By Elliott Wave International
On December 23, the U.S. Federal Reserve celebrated its 100th birthday. When legislation creating its existence was signed on December 23, 1913 (in a sneaky move during a holiday week), Congress granted the Fed a monopoly on creating dollars backed by debt.
The ongoing QE program is an unprecedented use of that power. This chart of the Fed’s stated capital of $55 billion compared to its total assets of $4 trillion shows the extent to which the Fed is the focal point of dollar creation and therefore credit creation.
As John Hussman at HussmanFunds.com points out, this ratio puts the Fed’s leverage at a mind-boggling 73-to-1, making the average hedge fund manager (at 2.48-to-1, according to BofA Merrill Lynch’s November survey) look like a conservatively invested widow by comparison.
Only the end of a century-long rise in social mood can explain how exposed to decline the Fed will be in the next phase of the credit crisis. Instead of the stabilizing hand envisioned by its founders, the Fed, by its own machinations, will be the center of instability in an accelerating debt-default spiral. Don’t forget that leverage works both ways, so even a modest further rise in interest rates will sharply deflate the value of the Fed’s asset stockpile.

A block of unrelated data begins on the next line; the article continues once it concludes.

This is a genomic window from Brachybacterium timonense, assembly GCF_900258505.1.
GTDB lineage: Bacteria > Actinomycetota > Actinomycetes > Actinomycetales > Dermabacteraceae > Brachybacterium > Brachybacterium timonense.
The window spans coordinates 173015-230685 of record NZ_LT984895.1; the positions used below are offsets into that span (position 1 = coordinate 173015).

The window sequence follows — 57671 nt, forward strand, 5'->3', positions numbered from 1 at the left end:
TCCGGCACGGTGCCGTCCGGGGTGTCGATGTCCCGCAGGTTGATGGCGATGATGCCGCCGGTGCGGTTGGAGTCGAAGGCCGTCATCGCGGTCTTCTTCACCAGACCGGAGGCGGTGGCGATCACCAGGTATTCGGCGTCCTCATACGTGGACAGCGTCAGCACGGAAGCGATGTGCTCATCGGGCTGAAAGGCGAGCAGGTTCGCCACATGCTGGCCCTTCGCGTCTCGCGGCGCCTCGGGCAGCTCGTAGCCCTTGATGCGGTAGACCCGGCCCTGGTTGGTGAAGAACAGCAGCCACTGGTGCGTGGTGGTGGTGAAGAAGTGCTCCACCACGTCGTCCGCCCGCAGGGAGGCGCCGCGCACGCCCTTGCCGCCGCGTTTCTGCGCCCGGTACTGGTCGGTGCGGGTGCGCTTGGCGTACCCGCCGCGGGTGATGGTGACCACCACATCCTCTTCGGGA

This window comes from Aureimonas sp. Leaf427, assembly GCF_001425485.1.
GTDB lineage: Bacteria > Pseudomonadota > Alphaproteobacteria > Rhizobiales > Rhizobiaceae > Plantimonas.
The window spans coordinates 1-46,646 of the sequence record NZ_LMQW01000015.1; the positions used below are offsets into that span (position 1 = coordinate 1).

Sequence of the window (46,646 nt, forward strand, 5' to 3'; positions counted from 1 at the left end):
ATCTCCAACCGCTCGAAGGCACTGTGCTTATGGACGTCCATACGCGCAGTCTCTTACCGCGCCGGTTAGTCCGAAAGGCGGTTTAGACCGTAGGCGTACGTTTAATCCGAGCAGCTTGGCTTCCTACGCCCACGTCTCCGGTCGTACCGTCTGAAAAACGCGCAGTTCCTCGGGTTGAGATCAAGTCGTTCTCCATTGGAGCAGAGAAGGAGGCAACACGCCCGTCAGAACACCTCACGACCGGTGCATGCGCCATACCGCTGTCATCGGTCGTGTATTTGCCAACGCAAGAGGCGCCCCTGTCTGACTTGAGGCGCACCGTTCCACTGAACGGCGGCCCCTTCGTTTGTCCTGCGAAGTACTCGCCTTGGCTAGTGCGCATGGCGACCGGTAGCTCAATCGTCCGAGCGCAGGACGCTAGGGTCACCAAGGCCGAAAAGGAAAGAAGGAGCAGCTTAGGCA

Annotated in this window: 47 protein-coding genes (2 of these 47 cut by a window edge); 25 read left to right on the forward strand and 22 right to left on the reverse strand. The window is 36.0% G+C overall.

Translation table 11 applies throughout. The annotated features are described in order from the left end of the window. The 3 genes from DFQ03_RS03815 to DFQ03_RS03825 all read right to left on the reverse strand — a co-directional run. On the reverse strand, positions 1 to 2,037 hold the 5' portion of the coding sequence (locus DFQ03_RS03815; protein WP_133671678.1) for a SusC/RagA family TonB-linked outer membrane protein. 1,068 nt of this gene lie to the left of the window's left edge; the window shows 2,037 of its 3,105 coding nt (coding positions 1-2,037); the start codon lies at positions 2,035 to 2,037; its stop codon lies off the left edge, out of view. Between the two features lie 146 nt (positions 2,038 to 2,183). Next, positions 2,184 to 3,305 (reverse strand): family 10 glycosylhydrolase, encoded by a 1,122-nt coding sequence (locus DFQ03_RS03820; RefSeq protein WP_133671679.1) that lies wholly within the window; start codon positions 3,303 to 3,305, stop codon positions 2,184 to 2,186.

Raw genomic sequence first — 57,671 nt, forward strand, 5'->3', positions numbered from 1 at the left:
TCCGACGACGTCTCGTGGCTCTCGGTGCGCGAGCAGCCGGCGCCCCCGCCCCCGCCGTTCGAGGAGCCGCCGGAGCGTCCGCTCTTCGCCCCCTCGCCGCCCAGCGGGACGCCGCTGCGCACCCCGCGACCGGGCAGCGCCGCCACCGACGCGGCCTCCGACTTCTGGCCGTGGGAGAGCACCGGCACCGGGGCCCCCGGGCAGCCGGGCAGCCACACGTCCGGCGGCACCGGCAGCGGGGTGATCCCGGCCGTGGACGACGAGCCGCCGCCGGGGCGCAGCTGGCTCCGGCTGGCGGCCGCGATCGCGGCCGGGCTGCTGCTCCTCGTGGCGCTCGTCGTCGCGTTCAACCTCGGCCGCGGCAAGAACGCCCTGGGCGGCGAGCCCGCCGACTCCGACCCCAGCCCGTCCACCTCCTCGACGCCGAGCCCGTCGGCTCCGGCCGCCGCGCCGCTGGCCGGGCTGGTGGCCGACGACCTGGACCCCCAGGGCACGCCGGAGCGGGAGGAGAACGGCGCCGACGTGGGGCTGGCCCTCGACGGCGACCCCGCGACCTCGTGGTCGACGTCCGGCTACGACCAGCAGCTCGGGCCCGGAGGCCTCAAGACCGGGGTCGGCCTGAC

Despite the Fed’s stated goal in December 2012 to keep long-term rates low via quantitative easing, the yield on 10-year U.S. Treasury notes jumped by more than 70% in 2013. Thus, the Fed faces the possibility of massive losses in the value of its portfolio. The ultimate financial irony is that the lender of last resort has become the borrower of last resort.
In other countries, different entities have emerged to serve the same purpose. In China, domestic credit since 2008 is up 2.5 times, from $9 trillion to $23 trillion now. In a New York Times op-ed column, “Stumbling Toward the Next Crash,” Gordon Brown, the United Kingdom’s former prime minister, points out that this amount is more than the entire commercial banking sector of the U.S.
“China’s growth of credit is now faster than Japan’s before 1990 and America’s before 2008, with half that growth in the shadow-banking sector.” What’s the shadow-banking sector? Basically, it’s loan sharking. “I am a loan shark but a legal one,” explains one “shadow banker” who charges rates of up to 50% a year to “debt-hungry businesses and households” whose borrowing otherwise has been reined in by new government restrictions. With past-due loans at 9.1% and the real estate market cooling, the banker reports that he “is expanding his microfinance business” with loans for weddings, car purchases, small businesses and down payments on apartments.
The base of the debt pyramid continues to expand, but its stagnant core and the impossible demands it is placing on increasingly implausible borrowers reveal that it cannot do so for long.
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